A plan to put class size and mean grades next to students' grades on transcripts drew little support at yesterday's Committee on Undergraduate Education (CUE) meeting.
But while the student-faculty committee did not endorse the plan, it will discuss the issue of transcript reform again at its next meeting on November 30.
The proposal, intended to battle grade inflation at Harvard, was discussed last year in the Faculty Council, the CUE committee and the faculty Educational Policy Committee, but there has been no concrete move on the issue.
The agenda for yesterday's discussion said the CUE committee had to "decide whether to resubmit the proposal for further discussion" by the Faculty Council.
Because the committee did not reach a decision, Dean for Undergraduate Education Lawrence Buell asked members to tell him or Assistant Dean for Undergraduate Education Jeffrey Wolcowitz their ideas on how to deal with grade inflation.
"I think [grade inflation] is a very important issue that you want to be very careful with," Associate Professor of Applied Mechanics Howard A. Stone said after the meeting. "What you heard at the committee meeting is that it's no longer clear what the
The discussion about transcript reform and grade inflation, which was off the record at the request of a guest professor attending the meeting, lasted nearly an hour.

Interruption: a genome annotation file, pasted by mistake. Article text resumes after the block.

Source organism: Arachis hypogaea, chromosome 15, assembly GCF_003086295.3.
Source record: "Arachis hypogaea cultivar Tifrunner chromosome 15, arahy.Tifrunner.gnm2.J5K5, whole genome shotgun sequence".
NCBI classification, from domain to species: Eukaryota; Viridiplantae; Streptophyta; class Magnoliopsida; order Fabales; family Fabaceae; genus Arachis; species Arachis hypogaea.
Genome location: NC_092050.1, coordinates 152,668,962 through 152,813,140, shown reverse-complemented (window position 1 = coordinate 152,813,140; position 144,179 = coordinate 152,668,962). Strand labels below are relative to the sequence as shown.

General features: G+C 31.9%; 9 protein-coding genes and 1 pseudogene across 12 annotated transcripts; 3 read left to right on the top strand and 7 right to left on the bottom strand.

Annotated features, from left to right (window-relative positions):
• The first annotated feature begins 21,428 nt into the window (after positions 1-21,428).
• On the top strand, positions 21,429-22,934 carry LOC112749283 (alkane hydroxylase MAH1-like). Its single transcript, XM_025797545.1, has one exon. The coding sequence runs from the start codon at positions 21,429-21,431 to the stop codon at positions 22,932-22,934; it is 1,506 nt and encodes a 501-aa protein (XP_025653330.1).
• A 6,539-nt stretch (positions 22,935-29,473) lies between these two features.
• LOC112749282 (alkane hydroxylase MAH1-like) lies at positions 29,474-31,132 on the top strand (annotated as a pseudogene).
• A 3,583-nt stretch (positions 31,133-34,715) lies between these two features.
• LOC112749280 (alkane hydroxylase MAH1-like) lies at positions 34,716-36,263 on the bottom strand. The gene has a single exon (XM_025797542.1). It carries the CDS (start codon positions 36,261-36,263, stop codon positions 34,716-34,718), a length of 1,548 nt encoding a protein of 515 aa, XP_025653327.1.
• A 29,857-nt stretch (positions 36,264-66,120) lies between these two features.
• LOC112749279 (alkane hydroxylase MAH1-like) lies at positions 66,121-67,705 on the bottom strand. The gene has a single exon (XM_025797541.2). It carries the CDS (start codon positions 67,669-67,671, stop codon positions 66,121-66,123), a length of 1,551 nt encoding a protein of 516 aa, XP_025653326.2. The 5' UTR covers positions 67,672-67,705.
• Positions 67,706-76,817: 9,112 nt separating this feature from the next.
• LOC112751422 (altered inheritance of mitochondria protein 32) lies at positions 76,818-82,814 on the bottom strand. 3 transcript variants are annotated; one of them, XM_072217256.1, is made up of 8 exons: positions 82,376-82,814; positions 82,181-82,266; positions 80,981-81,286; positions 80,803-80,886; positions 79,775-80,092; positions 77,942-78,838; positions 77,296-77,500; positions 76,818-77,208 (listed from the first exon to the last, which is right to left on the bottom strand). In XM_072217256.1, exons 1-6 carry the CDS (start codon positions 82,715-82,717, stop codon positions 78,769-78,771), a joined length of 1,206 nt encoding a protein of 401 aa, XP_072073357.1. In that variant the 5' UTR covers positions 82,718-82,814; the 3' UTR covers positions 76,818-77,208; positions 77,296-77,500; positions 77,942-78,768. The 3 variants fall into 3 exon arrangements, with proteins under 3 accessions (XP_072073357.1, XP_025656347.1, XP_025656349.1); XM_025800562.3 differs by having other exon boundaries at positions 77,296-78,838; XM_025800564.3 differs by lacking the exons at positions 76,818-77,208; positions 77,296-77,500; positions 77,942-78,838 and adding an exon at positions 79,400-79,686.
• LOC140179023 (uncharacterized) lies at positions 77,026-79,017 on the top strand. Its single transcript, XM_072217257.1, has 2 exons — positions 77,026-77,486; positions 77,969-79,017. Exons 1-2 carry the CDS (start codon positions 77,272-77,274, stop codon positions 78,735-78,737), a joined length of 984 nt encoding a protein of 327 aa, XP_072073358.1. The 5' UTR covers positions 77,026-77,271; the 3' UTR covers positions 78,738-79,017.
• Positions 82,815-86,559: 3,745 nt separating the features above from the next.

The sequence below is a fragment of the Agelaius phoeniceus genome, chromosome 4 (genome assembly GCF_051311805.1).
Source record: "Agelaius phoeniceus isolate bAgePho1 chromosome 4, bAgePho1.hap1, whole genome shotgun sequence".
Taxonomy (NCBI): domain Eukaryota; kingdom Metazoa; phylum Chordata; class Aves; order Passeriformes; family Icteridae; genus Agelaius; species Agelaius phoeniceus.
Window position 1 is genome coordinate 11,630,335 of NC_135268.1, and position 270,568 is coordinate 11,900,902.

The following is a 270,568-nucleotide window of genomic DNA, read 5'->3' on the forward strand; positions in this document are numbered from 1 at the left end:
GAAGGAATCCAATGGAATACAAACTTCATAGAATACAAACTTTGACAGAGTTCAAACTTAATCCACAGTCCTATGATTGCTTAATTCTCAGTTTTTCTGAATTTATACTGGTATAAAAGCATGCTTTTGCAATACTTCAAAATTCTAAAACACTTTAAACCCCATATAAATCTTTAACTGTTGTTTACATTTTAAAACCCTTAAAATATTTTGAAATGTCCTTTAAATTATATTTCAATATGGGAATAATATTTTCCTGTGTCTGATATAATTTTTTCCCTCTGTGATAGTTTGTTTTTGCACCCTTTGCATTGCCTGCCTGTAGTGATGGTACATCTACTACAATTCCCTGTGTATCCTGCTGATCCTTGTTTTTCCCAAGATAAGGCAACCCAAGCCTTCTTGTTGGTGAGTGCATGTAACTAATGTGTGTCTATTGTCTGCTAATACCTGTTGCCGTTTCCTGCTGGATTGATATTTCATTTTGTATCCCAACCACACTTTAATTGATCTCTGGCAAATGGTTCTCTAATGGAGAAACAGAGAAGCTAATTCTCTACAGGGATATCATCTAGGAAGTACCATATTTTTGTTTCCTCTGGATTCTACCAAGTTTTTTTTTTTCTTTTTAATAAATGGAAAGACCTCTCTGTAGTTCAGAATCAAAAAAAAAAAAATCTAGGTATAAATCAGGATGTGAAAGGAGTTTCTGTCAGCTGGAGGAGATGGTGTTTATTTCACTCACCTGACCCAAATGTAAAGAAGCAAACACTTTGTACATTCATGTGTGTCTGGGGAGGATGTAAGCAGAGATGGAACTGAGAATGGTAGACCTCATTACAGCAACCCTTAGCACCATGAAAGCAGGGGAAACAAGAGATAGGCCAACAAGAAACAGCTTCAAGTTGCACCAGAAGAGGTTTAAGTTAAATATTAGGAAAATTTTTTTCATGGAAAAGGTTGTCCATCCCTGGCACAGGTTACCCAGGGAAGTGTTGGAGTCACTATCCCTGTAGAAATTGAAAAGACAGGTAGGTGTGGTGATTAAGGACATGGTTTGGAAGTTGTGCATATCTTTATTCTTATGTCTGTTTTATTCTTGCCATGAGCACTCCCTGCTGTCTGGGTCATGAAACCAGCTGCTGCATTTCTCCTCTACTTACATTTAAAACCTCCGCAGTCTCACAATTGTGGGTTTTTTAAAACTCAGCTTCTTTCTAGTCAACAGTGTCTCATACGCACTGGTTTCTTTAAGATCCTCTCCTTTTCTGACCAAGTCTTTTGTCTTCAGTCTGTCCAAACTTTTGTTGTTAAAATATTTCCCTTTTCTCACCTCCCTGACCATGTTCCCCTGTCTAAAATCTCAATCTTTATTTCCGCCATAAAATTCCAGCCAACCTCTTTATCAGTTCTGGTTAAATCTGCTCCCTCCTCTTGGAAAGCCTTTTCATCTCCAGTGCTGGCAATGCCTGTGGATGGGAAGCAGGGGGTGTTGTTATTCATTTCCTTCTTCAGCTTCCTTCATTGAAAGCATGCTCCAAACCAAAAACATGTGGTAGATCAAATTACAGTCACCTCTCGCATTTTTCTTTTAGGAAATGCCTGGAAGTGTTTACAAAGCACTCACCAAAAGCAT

Faculty and students raised a number of concerns about the proposal, which some felt would increase competition and hurt students.
Professor of History James A. Hankins said that he said at the meeting that he liked the idea of reporting a mean grade for different categories of classes, such as upper-level mathematics courses or history surveys, rather than for individual classes.
Baird Professor of Science Gary J. Feldman discussed that plan in a memo last May, and it came up again at yesterday's meeting.
But Hankins said he is still undecided on transcript reform.
"I'm wavering," Hankins said. "One the one hand, one would like to make the grades more meaningful. On the other hand, I don't like making what everyone gives public.... It's such a fraught issue."
When Hankins was teaching at Columbia University, where the mean grade for each class was published, there were problems regarding required classes, he said.
"They had a core curriculum there," Hankins said. "People were desperately trying to get into one [professor's] section [of a class] as compared to another."
"One thing I liked a lot about Harvard is that people didn't talk about grades in particular courses," he said. "I don't think that people sign up for my courses because I'm a hard or an easy grader."